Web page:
Wednesday, April 04, 2018

Pope Francis, Bad Bishops, and a Healthy Church

The latest episode of Pope Francis spouting heresy . . . or not – who am I to judge?  Anyway, the latest episode of Francis being Francis has me reflecting on the importance of a church being able and willing to deal effectively with bad bishops. 

Yes, that is important.  I remember in my young days when I didn’t know an Anglican from a right angle that I did know enough that the Episcopal Church was a no-go denomination for me.  Why?  “Bishop” Spong and TEC’s tolerance of him.  Spong drove the orthodox out of his diocese, and no telling how many he drove out of or repelled from The Episcopal Church.  I am not saying he was vindictive towards the orthodox. He might have been gracious to them for all I know.  But a bishop spouting heresy without being disciplined sends a strong message to the orthodox to leave or stay away.

Further, the leaven of bad bishops spreads throughout a church.  That is all the more true for a Pope who makes numerous appointments worldwide.  And many of Pope Francis’ appointments have been awful.  But even the mere presence of an apparently or openly apostate bishop sends the message that apostasy is okay.  It invites more apostasy.  And the enormities of the Romans have certainly become more evident under Francis.

To avoid these and other ways bad bishops harm a church, a healthy church must be able and willing to depose them or at least demote them to positions where they can do little harm.  And, yes, it is time for Pope Francis to be sent off into the sunset – nicely, of course – but sent off before he does more damage.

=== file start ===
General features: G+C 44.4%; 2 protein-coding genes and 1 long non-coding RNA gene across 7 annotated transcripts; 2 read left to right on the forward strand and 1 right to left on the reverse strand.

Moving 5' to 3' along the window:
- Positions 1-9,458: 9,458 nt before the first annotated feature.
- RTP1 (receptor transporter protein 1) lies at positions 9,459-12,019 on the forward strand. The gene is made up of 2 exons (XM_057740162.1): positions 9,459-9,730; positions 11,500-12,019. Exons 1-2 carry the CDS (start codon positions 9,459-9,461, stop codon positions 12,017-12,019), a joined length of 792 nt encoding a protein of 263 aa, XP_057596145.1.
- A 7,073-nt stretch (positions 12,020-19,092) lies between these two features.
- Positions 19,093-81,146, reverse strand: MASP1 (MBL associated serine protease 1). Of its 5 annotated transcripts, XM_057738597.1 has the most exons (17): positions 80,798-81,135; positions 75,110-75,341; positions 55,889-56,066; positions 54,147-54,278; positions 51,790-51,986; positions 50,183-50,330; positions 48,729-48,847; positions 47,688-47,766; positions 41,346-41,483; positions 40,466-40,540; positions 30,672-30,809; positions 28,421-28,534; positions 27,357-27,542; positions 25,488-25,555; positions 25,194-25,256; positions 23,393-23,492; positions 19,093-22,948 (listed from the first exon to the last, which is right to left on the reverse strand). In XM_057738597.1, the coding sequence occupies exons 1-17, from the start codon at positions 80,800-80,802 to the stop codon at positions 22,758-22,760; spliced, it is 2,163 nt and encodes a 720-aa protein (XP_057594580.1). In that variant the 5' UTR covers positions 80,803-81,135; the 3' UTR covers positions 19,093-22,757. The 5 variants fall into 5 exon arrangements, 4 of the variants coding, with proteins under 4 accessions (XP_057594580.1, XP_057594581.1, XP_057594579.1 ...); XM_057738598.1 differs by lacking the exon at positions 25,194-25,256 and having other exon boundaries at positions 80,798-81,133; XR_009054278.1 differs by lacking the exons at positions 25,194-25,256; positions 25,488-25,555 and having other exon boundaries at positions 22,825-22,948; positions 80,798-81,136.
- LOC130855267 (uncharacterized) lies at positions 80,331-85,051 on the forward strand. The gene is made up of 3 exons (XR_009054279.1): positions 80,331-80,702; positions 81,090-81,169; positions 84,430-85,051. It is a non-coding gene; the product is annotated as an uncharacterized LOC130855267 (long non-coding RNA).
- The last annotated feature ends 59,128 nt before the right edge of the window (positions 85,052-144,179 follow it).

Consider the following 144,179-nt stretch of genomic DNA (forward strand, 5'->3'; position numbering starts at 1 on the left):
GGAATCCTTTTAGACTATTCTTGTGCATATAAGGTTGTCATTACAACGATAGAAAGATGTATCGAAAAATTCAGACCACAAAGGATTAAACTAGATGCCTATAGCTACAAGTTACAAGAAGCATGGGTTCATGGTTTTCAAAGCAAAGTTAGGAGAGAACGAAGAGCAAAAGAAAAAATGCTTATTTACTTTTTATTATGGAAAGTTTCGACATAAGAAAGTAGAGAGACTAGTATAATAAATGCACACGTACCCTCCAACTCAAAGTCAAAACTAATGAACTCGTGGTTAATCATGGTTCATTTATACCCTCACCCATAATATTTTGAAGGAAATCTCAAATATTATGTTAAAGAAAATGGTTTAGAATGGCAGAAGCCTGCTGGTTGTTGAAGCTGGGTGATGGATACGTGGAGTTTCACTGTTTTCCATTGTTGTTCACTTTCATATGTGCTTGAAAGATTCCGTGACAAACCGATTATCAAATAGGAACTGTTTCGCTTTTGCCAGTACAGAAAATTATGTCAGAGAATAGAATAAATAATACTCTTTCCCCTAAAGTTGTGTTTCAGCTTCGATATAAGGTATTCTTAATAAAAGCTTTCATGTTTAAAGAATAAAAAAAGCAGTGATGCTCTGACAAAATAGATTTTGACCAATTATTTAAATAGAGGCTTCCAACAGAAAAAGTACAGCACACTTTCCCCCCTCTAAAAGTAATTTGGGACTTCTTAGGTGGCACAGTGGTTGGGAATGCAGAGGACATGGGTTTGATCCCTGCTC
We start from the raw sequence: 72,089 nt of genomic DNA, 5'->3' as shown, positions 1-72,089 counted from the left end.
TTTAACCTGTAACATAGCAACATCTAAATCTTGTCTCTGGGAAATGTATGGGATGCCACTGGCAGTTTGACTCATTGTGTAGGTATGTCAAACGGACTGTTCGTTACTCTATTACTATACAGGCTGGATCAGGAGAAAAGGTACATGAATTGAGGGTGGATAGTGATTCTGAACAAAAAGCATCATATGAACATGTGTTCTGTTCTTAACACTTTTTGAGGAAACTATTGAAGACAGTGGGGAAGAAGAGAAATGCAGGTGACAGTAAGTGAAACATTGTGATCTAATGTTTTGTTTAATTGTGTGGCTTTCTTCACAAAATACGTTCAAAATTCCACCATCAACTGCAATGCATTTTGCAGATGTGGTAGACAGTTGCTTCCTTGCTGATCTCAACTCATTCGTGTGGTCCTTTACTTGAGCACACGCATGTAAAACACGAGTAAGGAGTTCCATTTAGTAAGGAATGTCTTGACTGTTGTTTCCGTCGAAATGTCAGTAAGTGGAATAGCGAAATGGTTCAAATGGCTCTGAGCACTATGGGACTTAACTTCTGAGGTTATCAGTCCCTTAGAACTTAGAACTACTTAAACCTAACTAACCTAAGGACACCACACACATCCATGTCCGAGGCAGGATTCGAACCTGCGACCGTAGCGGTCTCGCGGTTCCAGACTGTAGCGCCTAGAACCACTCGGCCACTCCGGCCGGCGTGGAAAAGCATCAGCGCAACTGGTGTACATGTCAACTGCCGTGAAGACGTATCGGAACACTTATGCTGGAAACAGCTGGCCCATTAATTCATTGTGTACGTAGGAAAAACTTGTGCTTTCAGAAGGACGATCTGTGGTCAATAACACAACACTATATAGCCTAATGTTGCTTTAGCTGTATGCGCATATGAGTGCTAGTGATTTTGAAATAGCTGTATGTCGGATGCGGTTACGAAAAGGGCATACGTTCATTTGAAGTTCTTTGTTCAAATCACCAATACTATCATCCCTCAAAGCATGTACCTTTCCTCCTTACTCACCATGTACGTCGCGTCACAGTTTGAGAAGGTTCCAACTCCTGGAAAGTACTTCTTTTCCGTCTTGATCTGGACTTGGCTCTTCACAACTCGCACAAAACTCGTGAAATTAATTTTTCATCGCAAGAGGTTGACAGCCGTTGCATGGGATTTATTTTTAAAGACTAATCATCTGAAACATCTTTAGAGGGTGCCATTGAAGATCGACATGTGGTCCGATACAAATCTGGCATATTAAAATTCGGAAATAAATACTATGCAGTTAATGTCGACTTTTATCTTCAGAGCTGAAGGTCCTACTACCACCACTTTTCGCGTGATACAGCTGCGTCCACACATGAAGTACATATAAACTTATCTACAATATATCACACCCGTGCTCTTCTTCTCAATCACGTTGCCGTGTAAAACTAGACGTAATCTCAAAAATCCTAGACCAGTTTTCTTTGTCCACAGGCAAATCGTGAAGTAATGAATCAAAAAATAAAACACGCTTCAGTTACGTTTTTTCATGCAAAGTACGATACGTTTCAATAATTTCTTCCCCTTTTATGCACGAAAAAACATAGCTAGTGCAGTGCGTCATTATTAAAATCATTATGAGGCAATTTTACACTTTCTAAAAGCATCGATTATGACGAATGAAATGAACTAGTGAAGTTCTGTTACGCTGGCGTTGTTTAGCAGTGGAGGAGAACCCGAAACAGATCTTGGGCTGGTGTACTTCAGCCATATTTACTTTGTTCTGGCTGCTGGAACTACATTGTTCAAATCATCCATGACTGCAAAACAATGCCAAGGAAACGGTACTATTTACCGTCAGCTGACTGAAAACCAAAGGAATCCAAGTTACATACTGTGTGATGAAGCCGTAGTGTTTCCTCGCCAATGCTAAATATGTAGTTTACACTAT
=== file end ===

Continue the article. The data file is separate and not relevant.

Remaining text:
That may sound like wishful thinking, and it probably is.  But the Vatican Mafia managed to send off perhaps the best Pope of my lifetime.  So why not be done with Francis?

The answer to that question may be that the Roman Catholic Church is not a healthy church; worse, that the wolves are in control of it.  Most of us are all too familiar with churches that suppress good bishops and promote bad ones and what eventually becomes of such jurisdictions.

Yes, churches can survive bad bishops – 10th Century Rome had some real winners as Popes – but the downward spiral of The Episcopal Church illustrates that one should not so presume on the grace of God.  Bad bishops must be made demoted bishops or ex-bishops.

Closer to home, are there bad bishops in the Anglican Church in North America that need to be dealt with?

I may deal with that question at another time.

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